Army medics acquiring skills as part of fire department medical crews. Army medics have been taking on more peacekeeping assignments that involve giving medical assistance to civilians as well as young military personnel. Consequently, they must learn how to treat babies, children, the middle aged, and the elderly. To acquire practical experience in these areas, Army reservists are responding as part of the fire department medical response team. In Lynn, Massachusetts, for example, Army personnel are learning to treat cardiac arrest, asthma, stroke, diabetes, congestive heart failure, drug overdoses, and other conditions removed from the usual military injuries such as projectile wounds and trauma. Many have never given CPR to an older person or a child. The Army expects to train about 5,000 of these “super medics” each year. “Creating a new breed of battlefield super-medics,” EMSNetwork, www.EMSnetwork.com, July 17, 2003.
Public works employees drive fire trucks. Crafton (PA) Fire Chief Roy Hermes has sounded an alarm concerning the shortage of volunteer firefighters in his department. The community is short firefighters on the day shift. Two public works employees—and the chief—sometimes have to drive the apparatus. “Crafton fire chief raises alarm about volunteer shortage,” Jim McMahon, Tri-State Sports & News Service, June 11, 2003.
IAFC Benjamin Franklin award. Firefighter/Paramedic Jasen Brown of the City of Alhambra (CA) Fire Department has been awarded the Benjamin Franklin Fire Service Award for Valor. The award, cosponsored by the International Association of Fire Chiefs and Motorola, Inc., was bestowed on Brown for his roles in a motor vehicle accident that occurred in Ventura in February. He was off duty at the time. Brown extricated an injured woman motorist from a burning vehicle, freed the victims of the other vehicle involved in the collision, and assessed and treated the three women, who survived the accident. Brown had also freed and obtained medical aid for two child vitim, who unfortunately did not survive.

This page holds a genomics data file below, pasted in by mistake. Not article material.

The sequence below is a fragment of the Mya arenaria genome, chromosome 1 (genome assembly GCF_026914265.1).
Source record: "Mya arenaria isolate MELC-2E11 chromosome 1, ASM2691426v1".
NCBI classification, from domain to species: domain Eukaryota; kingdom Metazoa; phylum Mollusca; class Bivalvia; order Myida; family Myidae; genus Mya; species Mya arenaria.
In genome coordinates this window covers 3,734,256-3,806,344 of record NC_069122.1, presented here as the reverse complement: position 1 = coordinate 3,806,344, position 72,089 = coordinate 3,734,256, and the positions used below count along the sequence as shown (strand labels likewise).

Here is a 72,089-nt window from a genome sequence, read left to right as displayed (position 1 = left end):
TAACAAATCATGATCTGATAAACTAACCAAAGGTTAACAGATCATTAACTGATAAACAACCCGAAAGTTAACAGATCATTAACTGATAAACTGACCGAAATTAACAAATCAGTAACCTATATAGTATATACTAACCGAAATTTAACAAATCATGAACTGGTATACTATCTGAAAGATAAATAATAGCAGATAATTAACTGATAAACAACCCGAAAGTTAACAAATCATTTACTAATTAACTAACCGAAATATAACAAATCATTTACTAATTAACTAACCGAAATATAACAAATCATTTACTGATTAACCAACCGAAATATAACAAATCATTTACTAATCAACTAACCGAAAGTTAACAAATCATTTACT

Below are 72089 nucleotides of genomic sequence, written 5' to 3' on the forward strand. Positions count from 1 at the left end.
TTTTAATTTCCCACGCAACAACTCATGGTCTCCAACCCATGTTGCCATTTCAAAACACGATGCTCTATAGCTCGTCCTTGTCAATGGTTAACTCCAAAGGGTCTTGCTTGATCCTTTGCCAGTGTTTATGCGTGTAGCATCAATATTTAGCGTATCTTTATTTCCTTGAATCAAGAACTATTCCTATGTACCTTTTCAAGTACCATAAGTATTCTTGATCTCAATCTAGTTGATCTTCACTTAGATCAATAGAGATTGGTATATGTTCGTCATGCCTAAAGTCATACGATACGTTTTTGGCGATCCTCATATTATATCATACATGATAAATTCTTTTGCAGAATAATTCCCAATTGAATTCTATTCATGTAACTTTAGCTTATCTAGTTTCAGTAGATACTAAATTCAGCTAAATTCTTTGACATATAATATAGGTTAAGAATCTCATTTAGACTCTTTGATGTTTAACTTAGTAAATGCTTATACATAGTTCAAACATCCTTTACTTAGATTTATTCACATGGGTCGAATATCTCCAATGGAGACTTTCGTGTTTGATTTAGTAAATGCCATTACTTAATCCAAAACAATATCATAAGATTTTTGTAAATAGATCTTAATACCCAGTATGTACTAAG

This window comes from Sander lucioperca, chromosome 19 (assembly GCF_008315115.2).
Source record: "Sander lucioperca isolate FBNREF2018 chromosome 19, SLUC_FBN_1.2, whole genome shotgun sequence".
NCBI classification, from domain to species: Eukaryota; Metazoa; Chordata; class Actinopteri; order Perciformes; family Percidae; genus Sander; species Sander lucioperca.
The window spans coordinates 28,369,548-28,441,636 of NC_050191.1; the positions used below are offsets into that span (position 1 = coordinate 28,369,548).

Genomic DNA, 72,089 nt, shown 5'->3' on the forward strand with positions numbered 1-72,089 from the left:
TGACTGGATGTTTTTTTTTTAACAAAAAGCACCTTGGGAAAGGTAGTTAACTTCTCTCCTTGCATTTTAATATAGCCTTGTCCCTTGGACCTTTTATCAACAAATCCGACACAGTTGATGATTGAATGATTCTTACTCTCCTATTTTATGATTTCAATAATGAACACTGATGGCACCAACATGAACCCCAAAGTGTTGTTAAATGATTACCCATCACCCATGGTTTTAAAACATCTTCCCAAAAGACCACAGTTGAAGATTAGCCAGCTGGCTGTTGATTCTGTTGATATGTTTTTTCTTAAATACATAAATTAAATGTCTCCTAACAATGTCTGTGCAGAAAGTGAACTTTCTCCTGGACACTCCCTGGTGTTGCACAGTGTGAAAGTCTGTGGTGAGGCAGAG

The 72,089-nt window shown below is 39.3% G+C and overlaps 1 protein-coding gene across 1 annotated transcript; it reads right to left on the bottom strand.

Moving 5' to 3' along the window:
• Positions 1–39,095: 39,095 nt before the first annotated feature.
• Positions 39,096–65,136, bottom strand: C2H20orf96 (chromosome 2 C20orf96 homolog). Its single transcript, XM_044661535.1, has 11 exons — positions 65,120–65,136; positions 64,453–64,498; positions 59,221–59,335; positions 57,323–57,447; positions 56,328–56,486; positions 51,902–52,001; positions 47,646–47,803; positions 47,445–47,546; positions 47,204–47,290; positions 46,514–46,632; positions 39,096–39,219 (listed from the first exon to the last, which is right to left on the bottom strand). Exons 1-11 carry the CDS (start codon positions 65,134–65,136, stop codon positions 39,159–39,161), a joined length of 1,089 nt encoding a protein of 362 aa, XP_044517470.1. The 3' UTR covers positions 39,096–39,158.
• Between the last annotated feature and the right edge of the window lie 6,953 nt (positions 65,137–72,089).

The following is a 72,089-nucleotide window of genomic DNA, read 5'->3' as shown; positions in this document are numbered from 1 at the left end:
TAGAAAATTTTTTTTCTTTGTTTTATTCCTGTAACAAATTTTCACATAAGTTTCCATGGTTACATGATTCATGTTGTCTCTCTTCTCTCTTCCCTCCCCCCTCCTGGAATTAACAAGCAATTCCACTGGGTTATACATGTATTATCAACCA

NC expands LODD death benefit to cover heart attacks. In June, North Carolina enacted legislation that extends the state’s line-of-duty death benefit to law enforcement officers, firefighters, and rescue squad workers who die “as a direct and proximate result of a myocardial infarction suffered while on duty or within 24 hours after participating in a training exercise or responding to an emergency situation.” Also, the LODD death benefit was increased from $25,000 to $50,000 for the same groups of employees and also members of the civil air patrol.
Firefighters’ stunt on Jay Leno show “irresponsible.” Three firefighters from Wichita incurred the wrath of their department and union when they went on the Jay Leno “Tonight” show in July and performed a skit in which one of them set his chest hair on fire with a lighter. Critics wondered what kind of message is sent to children when firefighters perform such stunts. The firefighters said they thought children wouldn’t see the skit because it was a late-night show. They also said they took precautions on stage and followed local fire regulations and that they portrayed themselves as private citizens, not members of the fire department. “Firefighters in hot seat over stunt on Leno,” Tim Potter, the Wichita Eagle, July 26, 2003.